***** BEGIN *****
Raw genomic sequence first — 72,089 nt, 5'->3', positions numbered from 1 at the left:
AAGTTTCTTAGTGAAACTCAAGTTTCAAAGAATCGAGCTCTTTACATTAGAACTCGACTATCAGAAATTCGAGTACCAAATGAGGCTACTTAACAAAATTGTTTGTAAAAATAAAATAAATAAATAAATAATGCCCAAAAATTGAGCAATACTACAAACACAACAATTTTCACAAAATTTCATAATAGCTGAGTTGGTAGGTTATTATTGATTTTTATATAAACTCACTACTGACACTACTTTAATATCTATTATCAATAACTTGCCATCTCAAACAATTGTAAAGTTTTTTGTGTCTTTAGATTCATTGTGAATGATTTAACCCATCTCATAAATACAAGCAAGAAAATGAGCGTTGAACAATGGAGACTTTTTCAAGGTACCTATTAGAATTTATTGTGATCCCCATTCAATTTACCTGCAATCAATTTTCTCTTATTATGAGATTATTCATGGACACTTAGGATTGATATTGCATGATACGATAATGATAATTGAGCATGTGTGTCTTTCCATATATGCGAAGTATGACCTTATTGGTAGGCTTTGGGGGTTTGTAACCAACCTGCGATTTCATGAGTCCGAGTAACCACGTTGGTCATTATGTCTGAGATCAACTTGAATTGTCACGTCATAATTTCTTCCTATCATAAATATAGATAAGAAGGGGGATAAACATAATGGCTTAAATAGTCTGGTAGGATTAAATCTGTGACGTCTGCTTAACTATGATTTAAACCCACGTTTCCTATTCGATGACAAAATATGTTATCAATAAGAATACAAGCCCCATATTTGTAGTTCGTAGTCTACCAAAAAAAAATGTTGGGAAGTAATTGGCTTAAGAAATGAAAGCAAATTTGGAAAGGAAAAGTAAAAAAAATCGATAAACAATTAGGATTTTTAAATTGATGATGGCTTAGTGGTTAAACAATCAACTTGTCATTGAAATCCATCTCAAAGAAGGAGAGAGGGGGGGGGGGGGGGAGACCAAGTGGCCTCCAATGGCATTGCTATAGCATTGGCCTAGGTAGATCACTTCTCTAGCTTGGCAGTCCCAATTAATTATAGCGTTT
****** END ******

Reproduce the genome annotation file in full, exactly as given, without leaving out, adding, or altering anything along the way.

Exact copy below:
Raw genomic sequence first — 72,089 nt, 5'->3', positions numbered from 1 at the left:
AAGTTTCTTAGTGAAACTCAAGTTTCAAAGAATCGAGCTCTTTACATTAGAACTCGACTATCAGAAATTCGAGTACCAAATGAGGCTACTTAACAAAATTGTTTGTAAAAATAAAATAAATAAATAAATAATGCCCAAAAATTGAGCAATACTACAAACACAACAATTTTCACAAAATTTCATAATAGCTGAGTTGGTAGGTTATTATTGATTTTTATATAAACTCACTACTGACACTACTTTAATATCTATTATCAATAACTTGCCATCTCAAACAATTGTAAAGTTTTTTGTGTCTTTAGATTCATTGTGAATGATTTAACCCATCTCATAAATACAAGCAAGAAAATGAGCGTTGAACAATGGAGACTTTTTCAAGGTACCTATTAGAATTTATTGTGATCCCCATTCAATTTACCTGCAATCAATTTTCTCTTATTATGAGATTATTCATGGACACTTAGGATTGATATTGCATGATACGATAATGATAATTGAGCATGTGTGTCTTTCCATATATGCGAAGTATGACCTTATTGGTAGGCTTTGGGGGTTTGTAACCAACCTGCGATTTCATGAGTCCGAGTAACCACGTTGGTCATTATGTCTGAGATCAACTTGAATTGTCACGTCATAATTTCTTCCTATCATAAATATAGATAAGAAGGGGGATAAACATAATGGCTTAAATAGTCTGGTAGGATTAAATCTGTGACGTCTGCTTAACTATGATTTAAACCCACGTTTCCTATTCGATGACAAAATATGTTATCAATAAGAATACAAGCCCCATATTTGTAGTTCGTAGTCTACCAAAAAAAAATGTTGGGAAGTAATTGGCTTAAGAAATGAAAGCAAATTTGGAAAGGAAAAGTAAAAAAAATCGATAAACAATTAGGATTTTTAAATTGATGATGGCTTAGTGGTTAAACAATCAACTTGTCATTGAAATCCATCTCAAAGAAGGAGAGAGGGGGGGGGGGGGGGAGACCAAGTGGCCTCCAATGGCATTGCTATAGCATTGGCCTAGGTAGATCACTTCTCTAGCTTGGCAGTCCCAATTAATTATAGCGTTT